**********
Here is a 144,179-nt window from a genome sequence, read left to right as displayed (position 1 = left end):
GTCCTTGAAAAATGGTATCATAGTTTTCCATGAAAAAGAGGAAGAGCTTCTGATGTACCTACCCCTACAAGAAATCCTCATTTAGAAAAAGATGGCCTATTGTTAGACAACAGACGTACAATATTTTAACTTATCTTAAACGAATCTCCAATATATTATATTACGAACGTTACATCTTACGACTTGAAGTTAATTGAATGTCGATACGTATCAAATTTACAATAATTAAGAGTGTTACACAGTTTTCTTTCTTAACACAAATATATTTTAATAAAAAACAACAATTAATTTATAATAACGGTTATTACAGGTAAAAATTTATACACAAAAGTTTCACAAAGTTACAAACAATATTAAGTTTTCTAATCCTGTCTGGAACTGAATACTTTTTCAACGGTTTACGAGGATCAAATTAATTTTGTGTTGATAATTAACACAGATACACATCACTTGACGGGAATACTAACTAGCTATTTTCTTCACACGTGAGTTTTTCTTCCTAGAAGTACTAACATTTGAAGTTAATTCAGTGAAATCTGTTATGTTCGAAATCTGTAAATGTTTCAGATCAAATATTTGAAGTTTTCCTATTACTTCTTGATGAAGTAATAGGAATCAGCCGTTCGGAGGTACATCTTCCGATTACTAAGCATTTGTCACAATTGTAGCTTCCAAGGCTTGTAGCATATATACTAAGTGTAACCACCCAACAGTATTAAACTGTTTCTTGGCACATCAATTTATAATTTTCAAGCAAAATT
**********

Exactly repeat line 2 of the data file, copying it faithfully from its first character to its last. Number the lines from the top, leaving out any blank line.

GTCCTTGAAAAATGGTATCATAGTTTTCCATGAAAAAGAGGAAGAGCTTCTGATGTACCTACCCCTACAAGAAATCCTCATTTAGAAAAAGATGGCCTATTGTTAGACAACAGACGTACAATATTTTAACTTATCTTAAACGAATCTCCAATATATTATATTACGAACGTTACATCTTACGACTTGAAGTTAATTGAATGTCGATACGTATCAAATTTACAATAATTAAGAGTGTTACACAGTTTTCTTTCTTAACACAAATATATTTTAATAAAAAACAACAATTAATTTATAATAACGGTTATTACAGGTAAAAATTTATACACAAAAGTTTCACAAAGTTACAAACAATATTAAGTTTTCTAATCCTGTCTGGAACTGAATACTTTTTCAACGGTTTACGAGGATCAAATTAATTTTGTGTTGATAATTAACACAGATACACATCACTTGACGGGAATACTAACTAGCTATTTTCTTCACACGTGAGTTTTTCTTCCTAGAAGTACTAACATTTGAAGTTAATTCAGTGAAATCTGTTATGTTCGAAATCTGTAAATGTTTCAGATCAAATATTTGAAGTTTTCCTATTACTTCTTGATGAAGTAATAGGAATCAGCCGTTCGGAGGTACATCTTCCGATTACTAAGCATTTGTCACAATTGTAGCTTCCAAGGCTTGTAGCATATATACTAAGTGTAACCACCCAACAGTATTAAACTGTTTCTTGGCACATCAATTTATAATTTTCAAGCAAAATT